This lacuna is partly offset by a passage in Themes in Indian History – Part II. “Those who valued Vedic traditions” condemned the practices that did not involve sacrifices or the precise chanting of mantras, it says. Their “relations with other traditions, such as Buddhism and Jainism, were also often fraught with tension if not open conflict”, the passage notes.

Part II also says that “one of the major themes in Tamil bhakti hymns is the poets’ opposition to Buddhism and Jainism”. An explanatory sentence follows: “Historians have attempted to explain this hostility by suggesting that it was due to competition between members of other religious traditions for royal patronage.”

Yet, the picture of the past that Part I and Part II create is far removed from the one Jha paints – contestations that often snowballed into violence, destruction and appropriation of places of worship of those sects that lost royal patronage, as Buddhism and Jainism gradually did.

The underplaying of religious violence is equally true of Part II, which mostly deals with the Muslim rulers who came later. “Several” Muslim rulers are credited with granting land endowments and tax exemptions to non-Islamic religious institutions. One sentence names two Mughal emperors – Akbar and Aurangzeb – for making such grants.

Aurangzeb and the siege of Golconda, 1687. The history taught in schools paints a picture of a harmonious ancient India till the arrival of the Muslim rulers. (Credit: Wikimedia Commons)

That, indeed, is a fact. But Part II mostly glosses over Aurangzeb’s reign, including his destruction of temples. It does mention jizya, which is defined as a tax paid by followers of “revealed scriptures, such as the Jews and Christians” for gaining the “right to be protected by Muslims”. It adds, “As you will see, rulers such as the Mughals came to regard themselves as emperors of not just Muslims but of all peoples.” A sentence crediting Akbar for abolishing jizya in 1564 is followed by another saying Aurangzeb re-imposed it.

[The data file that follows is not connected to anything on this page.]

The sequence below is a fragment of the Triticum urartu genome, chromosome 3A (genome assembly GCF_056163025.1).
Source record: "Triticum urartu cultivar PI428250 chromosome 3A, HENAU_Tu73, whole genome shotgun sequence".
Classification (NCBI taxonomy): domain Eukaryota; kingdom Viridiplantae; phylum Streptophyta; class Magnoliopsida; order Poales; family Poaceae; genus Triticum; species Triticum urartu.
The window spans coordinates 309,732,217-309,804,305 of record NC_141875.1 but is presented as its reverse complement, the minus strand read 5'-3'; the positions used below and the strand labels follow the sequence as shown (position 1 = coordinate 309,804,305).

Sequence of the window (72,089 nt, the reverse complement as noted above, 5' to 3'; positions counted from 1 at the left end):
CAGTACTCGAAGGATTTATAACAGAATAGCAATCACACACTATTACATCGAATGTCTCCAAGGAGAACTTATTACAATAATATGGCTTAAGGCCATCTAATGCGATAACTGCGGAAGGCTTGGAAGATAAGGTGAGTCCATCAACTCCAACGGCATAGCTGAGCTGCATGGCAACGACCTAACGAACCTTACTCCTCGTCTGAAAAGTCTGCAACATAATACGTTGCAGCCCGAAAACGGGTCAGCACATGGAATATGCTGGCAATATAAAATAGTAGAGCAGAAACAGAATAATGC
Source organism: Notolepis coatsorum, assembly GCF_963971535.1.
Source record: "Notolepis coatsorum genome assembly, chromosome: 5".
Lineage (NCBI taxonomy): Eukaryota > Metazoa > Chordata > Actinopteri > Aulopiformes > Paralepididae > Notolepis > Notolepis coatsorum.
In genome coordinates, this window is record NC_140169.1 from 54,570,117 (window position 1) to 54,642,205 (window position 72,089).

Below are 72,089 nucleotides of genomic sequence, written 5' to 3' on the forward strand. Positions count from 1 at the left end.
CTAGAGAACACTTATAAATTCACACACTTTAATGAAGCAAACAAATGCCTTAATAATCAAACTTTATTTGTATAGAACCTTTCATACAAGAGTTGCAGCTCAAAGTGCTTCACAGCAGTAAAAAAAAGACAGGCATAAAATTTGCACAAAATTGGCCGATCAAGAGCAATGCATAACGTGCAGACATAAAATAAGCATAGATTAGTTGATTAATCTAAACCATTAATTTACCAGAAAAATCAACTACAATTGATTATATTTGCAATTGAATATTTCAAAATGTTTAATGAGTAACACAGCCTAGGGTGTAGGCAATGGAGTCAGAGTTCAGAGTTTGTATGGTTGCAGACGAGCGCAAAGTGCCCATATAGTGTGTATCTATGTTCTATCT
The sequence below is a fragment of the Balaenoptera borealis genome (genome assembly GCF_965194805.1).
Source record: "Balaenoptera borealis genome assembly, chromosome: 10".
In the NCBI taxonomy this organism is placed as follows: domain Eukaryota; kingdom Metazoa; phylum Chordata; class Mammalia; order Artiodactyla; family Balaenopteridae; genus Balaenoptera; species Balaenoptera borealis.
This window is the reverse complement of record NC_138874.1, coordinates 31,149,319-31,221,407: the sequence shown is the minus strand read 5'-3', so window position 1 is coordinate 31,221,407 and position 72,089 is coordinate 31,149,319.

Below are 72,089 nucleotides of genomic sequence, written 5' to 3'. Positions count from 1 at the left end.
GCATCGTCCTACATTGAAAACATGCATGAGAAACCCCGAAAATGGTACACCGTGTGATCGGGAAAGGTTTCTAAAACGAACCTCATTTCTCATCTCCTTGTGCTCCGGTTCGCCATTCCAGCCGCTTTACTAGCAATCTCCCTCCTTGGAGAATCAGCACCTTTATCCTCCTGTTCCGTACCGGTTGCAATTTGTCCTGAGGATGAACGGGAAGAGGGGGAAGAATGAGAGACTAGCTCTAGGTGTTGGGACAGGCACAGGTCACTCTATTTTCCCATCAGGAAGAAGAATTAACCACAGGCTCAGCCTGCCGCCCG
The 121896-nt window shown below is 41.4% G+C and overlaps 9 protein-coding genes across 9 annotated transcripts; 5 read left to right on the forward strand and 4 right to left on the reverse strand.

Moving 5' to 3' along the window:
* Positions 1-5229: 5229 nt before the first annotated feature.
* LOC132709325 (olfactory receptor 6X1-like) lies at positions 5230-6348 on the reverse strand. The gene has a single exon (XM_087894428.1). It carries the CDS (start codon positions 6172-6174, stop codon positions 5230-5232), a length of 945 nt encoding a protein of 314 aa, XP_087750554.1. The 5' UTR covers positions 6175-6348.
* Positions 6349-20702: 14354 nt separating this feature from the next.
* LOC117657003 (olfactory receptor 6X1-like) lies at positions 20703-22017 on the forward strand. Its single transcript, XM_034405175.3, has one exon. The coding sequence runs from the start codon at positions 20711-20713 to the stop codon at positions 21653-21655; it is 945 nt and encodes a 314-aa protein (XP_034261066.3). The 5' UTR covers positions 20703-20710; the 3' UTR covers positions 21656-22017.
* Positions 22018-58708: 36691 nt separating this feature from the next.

Certainly, these few sentences do not provide a perspective to students on whether it was fair to impose jizya and Aurangzeb’s motivation in reversing Akbar’s abolition of it. Part II says the sultans of Bijapur, Golconda and Ahmadnagar joined forces to sack Vijayanagar in 1565. The treatment is too cursory for students to grasp whether people like Nobel laureate VS Naipaul have tenable reasons to nurse a deep grievance against those who turned Vijayanagar into a ruin.

Growing up on a myth

Apart from reinforcing the model of a harmonious past in the hope of creating a peaceful present, the scholars who drafted the National Council of Education Research and Training’s policy perhaps believe contentious issues of religious differences, discrimination and conflict are just too sensitive for Class 12 students.

Yet, the irony is that Class 12 students are mostly 18 years or 17 years of age, already voters or months away from being able to exercise their franchise. Their voting decisions are supposed to be based on reasoned judgement. With history increasingly becoming a site of political contestations, their school books do not equip them to engage with contentious ideas such as Muslim rule having been a “reign of terror”.

The knowledge of history that most people have is confined to what they read in school. They grow up with the myth that India was free of religious conflict until the arrival of the Muslims. This is precisely why even middle-class Hindus are susceptible to political campaigns built around stories about the persecution of Hindus by Muslim rulers.

India’s text books have created a history, however true, that is out of sync with a remembered past that has been crafted and popularised to fan hatred. This notion of the past is not interrogated in textbooks.

School is, of course, just one aspect of a student’s social milieu. On hearing the incessant chatter, particularly from parents and friends, about the violence that Muslim rulers perpetrated against Hindus, an 18-year-old cannot be faulted for thinking that the writers of schoolbooks practise deception through concealment.

In the preface of Against the Grain, Jha writes that his book is “addressed to the people who are vulnerable to the balderdash of the Hindu Right”. Once acquainted with knowledge of sectarian fissures and conflicts in the first millennium, India’s young students will be equipped to perceive the religious policies of Muslim rulers as a continuation of the norms that had long prevailed. Against the Grain should be the model for writing history textbooks for schools.